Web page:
Altrincham, back from the brink
PUBLISHED: 11:17 05 January 2011 | UPDATED: 17:55 20 February 2013
Patrick O'Neill discovers how Altrincham is battling against the recession with the ferocity and agility of a Cheshire Cat
In this month of Halloween, you might expect the odd skeleton in the cupboard. But a morgue in the cellar, now that is macabre. Wander past Altrincham Market and down Greenwood Street and that is what you will find, beneath your feet. With gallows humour they have had the good grace to rename it the Mort Subite (Belgian for sudden death) but a mortuary it was. With 250 European beers on sale however it remains the perfect place for a stiff drink and the ideal starting point for a tour of Altrincham.
With the international recession, threat from the Trafford Centre and general urban decline, Altrincham has had to fight like a Cheshire Cat to maintain its place as one of the two great market towns of this region - the other is Bury at the other end of the Metro.
And on my recent visit, there were much more than green shoots of recovery. The town was positively buzzing with optimism. And theres nowhere better to see that than in The Fat Loaf, which sits above The Mort Subite, where Tim Wood has opened his third eaterie. The first Fat Loaf was in Reddish, the second in Ashton on Mersey and the next could be in Didsbury.
Expansion at a time of recession is either a sign of incipient madness, or clear foresight. After spending half an hour with Tim I was sure it was the latter.
The trick with the Altrincham regeneration plan is to go back to the future to rediscover the towns original assets - all those lovely Edwardian and Victorian buildings for example - and give them a new lease of life. You then add 21st century innovation like the 40 million investment in the Stamford Quarter and a 10 million development of Denmark Street with a multi-screen cinema and you have a recipe for regeneration.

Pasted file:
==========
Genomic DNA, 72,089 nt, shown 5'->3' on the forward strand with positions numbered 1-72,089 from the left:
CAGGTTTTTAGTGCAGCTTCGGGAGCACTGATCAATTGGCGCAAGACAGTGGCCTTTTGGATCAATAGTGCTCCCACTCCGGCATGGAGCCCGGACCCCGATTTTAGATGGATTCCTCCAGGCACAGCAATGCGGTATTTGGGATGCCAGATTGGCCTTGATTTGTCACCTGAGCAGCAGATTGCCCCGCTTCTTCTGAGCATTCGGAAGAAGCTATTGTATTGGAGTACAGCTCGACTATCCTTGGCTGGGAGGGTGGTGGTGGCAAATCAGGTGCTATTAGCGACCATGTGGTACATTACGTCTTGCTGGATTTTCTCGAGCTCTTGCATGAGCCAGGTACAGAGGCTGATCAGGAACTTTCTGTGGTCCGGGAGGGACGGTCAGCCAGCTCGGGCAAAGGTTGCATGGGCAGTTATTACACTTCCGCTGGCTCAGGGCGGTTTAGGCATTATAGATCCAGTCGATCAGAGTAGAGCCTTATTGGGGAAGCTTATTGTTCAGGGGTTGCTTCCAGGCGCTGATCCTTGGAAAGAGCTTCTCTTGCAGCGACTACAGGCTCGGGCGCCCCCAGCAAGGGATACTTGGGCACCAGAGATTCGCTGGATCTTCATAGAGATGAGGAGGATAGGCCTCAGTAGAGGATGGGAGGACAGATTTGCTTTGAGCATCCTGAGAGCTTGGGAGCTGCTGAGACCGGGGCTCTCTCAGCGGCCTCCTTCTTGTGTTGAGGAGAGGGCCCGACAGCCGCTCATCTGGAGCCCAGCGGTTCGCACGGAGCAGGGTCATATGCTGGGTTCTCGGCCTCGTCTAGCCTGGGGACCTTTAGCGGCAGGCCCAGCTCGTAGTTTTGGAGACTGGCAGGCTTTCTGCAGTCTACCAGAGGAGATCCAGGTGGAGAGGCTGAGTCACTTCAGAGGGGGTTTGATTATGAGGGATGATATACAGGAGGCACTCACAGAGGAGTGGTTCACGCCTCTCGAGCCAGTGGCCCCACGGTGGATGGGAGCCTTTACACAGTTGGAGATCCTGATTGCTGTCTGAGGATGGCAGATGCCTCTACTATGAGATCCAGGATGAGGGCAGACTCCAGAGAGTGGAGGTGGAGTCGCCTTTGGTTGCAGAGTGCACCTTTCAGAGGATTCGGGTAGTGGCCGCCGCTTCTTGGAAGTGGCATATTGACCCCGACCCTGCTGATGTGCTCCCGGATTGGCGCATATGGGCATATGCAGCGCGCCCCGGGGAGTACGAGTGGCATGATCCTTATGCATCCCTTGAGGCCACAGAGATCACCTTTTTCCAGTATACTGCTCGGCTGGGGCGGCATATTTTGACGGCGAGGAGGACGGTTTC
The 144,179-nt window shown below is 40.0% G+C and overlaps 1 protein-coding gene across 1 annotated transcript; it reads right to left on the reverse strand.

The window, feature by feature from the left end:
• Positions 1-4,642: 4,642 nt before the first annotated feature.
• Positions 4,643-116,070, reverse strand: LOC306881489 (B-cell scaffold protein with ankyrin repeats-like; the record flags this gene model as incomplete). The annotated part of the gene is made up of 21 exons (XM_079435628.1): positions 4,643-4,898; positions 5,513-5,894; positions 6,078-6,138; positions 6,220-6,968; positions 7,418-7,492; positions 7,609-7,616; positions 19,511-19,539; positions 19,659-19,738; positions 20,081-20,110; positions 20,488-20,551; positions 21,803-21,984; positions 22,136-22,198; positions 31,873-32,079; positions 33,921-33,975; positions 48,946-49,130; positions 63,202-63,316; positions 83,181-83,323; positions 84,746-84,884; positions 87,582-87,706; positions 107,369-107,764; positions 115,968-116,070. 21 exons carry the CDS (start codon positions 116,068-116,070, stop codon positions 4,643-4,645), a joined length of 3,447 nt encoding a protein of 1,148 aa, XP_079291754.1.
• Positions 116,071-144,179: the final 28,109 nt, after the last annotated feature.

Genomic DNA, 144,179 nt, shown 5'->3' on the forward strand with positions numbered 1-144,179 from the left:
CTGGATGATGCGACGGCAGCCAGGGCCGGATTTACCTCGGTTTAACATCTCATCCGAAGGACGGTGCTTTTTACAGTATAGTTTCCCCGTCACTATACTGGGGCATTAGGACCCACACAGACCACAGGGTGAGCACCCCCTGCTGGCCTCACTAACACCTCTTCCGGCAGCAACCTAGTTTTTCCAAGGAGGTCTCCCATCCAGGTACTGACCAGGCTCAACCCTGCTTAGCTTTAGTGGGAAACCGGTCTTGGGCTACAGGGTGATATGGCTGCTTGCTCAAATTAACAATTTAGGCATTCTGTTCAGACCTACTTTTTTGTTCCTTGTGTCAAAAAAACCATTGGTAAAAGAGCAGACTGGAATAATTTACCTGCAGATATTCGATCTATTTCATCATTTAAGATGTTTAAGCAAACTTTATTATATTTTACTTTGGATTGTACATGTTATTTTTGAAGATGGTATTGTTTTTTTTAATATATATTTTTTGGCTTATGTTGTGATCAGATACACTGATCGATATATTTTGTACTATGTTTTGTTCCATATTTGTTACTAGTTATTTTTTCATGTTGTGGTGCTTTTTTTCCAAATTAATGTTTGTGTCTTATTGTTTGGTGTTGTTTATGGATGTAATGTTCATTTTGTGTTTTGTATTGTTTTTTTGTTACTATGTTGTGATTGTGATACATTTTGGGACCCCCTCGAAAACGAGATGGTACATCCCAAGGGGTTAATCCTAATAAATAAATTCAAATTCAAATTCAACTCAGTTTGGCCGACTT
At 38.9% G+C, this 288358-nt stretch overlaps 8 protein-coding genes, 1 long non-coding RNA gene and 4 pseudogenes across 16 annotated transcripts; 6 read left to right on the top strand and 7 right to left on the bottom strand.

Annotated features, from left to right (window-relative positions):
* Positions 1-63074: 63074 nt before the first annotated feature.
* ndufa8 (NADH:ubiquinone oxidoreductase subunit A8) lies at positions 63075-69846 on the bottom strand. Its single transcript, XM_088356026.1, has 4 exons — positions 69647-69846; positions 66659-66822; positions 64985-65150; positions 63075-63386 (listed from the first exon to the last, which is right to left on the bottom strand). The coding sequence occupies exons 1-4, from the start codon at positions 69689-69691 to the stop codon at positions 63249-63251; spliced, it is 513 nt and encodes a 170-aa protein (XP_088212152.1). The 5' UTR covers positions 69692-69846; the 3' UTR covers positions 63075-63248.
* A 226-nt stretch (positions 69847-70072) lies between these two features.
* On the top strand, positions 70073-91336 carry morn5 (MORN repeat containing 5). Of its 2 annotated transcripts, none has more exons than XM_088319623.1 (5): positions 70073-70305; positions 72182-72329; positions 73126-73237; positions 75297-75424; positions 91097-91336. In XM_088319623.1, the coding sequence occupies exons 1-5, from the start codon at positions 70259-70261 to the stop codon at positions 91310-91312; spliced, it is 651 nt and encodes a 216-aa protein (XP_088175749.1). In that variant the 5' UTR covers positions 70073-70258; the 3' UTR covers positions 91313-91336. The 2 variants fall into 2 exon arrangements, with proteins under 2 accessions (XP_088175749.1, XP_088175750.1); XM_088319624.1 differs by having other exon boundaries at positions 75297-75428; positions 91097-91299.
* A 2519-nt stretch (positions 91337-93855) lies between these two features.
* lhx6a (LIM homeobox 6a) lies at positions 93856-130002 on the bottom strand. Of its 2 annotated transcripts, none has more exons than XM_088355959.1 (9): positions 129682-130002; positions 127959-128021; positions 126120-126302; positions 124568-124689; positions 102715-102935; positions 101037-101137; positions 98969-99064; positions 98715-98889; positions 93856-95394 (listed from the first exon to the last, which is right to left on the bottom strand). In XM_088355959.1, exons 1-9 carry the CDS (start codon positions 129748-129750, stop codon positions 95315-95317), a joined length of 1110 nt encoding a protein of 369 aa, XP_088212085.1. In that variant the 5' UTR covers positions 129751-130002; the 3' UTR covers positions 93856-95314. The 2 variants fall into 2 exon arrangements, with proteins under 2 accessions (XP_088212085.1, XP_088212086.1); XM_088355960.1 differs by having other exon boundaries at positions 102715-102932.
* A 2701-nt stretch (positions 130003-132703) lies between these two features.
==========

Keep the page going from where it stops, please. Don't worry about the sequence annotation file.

Down in the market things move on apace. At the beginning of this year, and to assist in celebrating its 720th year, a programme of events was put in place to help boost the markets attraction and support the traders who have become an integral part of the towns heritage. A new website, www.altrinchammarket.co.uk, was launched to provide information about the market, its history, events and facts about the stalls. Highlights of the year so far have included a Continental Market, the Altrincham Beer and Cask Festival and the popular annual Taste Sensation Food and Drink Festival held in September. Planning continues on Christmas activities to round off 2010.
The wider heritage of the town has also been given a boost. Earlier this year, Altrincham and Bowdon Civic Society was awarded 50,000 by the Heritage Lottery Fund for a series of projects, covering Altrincham, nearby Bowdon and Dunham Massey that will be completed over the next two years. A new website, www.altrinchamheritage.com, is being developed to let people know what is happening and how they can get involved.
Project coordinator Sue Nichols, who brought the bid together, said: We are extremely pleased that the significance of the heritage and history of the Altrincham area has been recognised. With the help of the Heritage Lottery Fund, we are aiming to reach a wide audience.
These include ten Picture the Past Heritage Trail panels for Altrincham town centre and one for Bowdon. There will also be an associated booklet and a new website featuring two finely detailed 19th century plans, all due for completion in 2011. An Historic Pathways map and booklet for Bowdon and Dunham Massey will come later.